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Black Teachers

I Didn't Have Dual-Language Classes When I Immigrated. Maybe That's a Good Thing.

Earlier this year, I wrote about dual-language programs in New York City schools, and  who really benefits from them. Is it the non-English speakers that Chancellor Carmen Fariña touts, or is it the already English-speaking children whose parents, when  shut out of Gifted and Talented programs, use the dual-language option to secure yet another leg up? I immigrated to the U.S/ at age 7, was put in an English-only class because English Language Learning (ELL) was not an option in that time and place, and was fluent within six months. I read the New York City Department of Education boasting that “approximately half of the students who entered kindergarten in New York City public schools as English-learner students were  reclassified within four years,” and I see nothing to cheer about. I have no doubt Fariña’s intentions are good. I don’t think she and Mayor de Blasio are sitting around City Hall, brainstorming ways to make New York City schools worse for under-served kids. But even the best intentions can misfire.

'Learning to Play the White Man's Game'

For instance, Malcolm Gladwell’s recent  Revisionist History podcast discussing the damage done to African-American children by Brown v. Board of Education, made me think of my African-American father-in-law. He grew up in Virginia under Jim Crow and, to this day, laments desegregation. “It ruined our Black schools,” he tells me. “They took the best Black teachers away.” Gladwell addresses the decimation of the Black teacher corps in his  podcast, and the value of teachers of color is covered  here. My father-in-law eventually left Virginia and moved to New York City, where he sent his own three children to the best schools he could. It was not a straightforward process and, giving credit where it’s due, it was his wife who did the work. She got her daughter and one son into Manhattan’s most exclusive school for the gifted. (I wrote about this school  here, which, despite popular misconceptions, is closer to a charter than a traditional public school.) Obstacles included being asked at the admissions testing session, “How could a child like this know so much?” “He watches a lot of Sesame Street,” my mother-in-law retorted. But the school, which parents now  spend thousands of dollars prepping their kids for, didn’t live up to her expectations. We call it, The Highly Coveted School Not Good Enough For My Mother-In-Law. She thought her children were being patronized. So when an Upper East Side private school looking to join the 1970s offered her the opportunity to send her boys there, she pulled her son from the gifted school and, along with his brother, sent both to that bastion of privilege. Why did this family do it? Why did the man who still mourns the loss of his childhood all-Black schools send his children to integrate an all-white one? It was so, my brother-in-law recalls his father saying, they could “learn to play the White man’s game.” And there it is.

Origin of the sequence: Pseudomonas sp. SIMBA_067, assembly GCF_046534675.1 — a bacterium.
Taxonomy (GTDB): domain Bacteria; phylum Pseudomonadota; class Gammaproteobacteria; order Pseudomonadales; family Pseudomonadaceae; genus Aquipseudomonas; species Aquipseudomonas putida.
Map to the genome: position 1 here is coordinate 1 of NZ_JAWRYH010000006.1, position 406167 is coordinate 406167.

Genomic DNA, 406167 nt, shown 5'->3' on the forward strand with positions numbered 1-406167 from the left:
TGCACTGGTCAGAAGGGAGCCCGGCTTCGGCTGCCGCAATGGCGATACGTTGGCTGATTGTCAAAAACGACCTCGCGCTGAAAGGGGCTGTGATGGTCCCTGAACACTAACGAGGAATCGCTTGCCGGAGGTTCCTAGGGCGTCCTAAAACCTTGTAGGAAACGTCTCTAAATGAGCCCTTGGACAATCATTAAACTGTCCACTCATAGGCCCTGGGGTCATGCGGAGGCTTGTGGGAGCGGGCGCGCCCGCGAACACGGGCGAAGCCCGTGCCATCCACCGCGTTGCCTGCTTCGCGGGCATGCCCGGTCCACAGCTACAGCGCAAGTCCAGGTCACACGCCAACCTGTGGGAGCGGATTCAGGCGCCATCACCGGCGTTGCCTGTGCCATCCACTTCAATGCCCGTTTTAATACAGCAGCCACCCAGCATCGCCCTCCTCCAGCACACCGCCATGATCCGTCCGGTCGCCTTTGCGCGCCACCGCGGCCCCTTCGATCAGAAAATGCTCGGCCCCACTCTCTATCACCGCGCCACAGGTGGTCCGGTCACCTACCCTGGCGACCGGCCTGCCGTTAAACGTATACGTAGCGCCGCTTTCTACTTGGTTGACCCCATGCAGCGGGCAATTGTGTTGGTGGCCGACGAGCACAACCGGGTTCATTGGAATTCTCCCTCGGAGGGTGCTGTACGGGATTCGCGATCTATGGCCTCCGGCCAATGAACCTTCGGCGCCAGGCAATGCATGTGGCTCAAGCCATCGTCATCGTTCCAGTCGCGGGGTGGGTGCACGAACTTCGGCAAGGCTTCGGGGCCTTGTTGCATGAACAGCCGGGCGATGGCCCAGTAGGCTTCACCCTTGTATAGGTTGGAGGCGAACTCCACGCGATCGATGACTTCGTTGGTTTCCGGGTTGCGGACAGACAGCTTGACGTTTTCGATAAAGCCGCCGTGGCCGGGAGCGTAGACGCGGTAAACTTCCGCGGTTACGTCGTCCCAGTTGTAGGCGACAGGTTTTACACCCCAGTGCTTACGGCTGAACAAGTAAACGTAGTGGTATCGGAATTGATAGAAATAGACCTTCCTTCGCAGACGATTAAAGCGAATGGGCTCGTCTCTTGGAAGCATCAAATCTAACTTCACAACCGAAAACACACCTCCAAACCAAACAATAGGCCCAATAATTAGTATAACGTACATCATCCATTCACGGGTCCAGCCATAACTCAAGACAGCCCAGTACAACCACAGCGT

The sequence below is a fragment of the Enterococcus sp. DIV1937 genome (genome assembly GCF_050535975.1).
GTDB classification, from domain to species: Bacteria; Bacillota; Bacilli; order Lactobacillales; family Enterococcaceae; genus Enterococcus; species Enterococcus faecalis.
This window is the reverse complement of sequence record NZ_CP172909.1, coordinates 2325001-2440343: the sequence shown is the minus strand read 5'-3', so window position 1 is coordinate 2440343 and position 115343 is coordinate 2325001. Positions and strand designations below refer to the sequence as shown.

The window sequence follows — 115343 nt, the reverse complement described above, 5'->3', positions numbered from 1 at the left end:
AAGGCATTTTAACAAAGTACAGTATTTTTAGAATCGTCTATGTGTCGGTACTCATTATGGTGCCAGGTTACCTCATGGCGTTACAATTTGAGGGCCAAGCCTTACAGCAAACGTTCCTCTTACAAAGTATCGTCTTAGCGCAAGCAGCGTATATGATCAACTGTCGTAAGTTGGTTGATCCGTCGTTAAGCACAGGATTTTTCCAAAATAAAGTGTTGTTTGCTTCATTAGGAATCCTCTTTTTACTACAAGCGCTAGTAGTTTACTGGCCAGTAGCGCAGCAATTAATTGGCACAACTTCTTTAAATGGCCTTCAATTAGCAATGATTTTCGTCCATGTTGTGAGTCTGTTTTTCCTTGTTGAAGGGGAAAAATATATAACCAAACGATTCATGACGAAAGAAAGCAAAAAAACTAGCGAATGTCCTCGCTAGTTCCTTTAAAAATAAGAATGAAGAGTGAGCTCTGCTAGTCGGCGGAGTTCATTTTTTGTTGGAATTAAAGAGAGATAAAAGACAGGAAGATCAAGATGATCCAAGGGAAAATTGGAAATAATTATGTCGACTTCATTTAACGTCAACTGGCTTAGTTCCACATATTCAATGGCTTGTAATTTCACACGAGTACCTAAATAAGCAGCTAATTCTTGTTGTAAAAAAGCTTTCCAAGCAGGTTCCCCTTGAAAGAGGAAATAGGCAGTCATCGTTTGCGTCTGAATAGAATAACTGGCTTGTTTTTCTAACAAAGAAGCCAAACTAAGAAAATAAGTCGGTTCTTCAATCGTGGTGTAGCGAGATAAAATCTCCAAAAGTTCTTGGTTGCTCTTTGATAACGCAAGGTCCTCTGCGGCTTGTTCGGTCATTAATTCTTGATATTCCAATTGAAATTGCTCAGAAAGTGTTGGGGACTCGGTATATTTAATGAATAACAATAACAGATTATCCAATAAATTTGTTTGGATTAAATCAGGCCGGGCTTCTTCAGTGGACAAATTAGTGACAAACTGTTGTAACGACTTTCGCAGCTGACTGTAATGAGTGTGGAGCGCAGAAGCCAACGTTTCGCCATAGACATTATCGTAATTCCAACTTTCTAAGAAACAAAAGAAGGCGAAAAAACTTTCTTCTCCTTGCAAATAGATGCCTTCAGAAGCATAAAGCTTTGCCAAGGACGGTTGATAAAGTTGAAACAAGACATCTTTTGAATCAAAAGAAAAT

The Language of Privilege

When David Brooks wrote his much-maligned piece in The New York Times about how  we are ruining America, from which his silly sandwich anecdote is the only thing readers remember, this is what he was talking about. Brooks was arguing that affluent people are doing everything they can to keep those below them from achieving the same economic level, and that they are using education to do it. As someone who works in the field, I beg to differ. Many are working tirelessly to bring high-achieving schools to all kids, even if they disagree on the methodology (see: Farina, above). But that is not the point here. The point, better illustrated by  Robert Pondiscio in his rebuttal, is that:
There is a language of upward mobility in America. It has an expansive and nuanced vocabulary that it employs to nimbly navigate the world of organizations, institutions, and opportunities...It is the language of privileged parents, affluent communities, and elite universities…(But) you don’t learn that language in those places. They don’t let you in until or unless you demonstrate command of it.
And, in New York City, a dual-language program for ELLs is the place where those who need instruction in the language of privilege the most, are the least likely to get it. Which severely limits their upward mobility. Which, Brooks is correct, ruins us all.
An original version of this post appeared on New York School Talk as Do Dual Language Programs Keep The Language of Privilege From Kids Who Need It Most?.
Alina Adams
Alina Adams is a New York City mom of three school-age children and a New York Times best-selling author of soap-opera tie-ins, figure-skating mysteries and romance novels. She is a contributing writer to TODAY Show Parenting, Mommy Poppins, BlogHer, Red Tricycle, Café Mom and Kveller. After going through the New York City school application process with her own children and realizing just how ...

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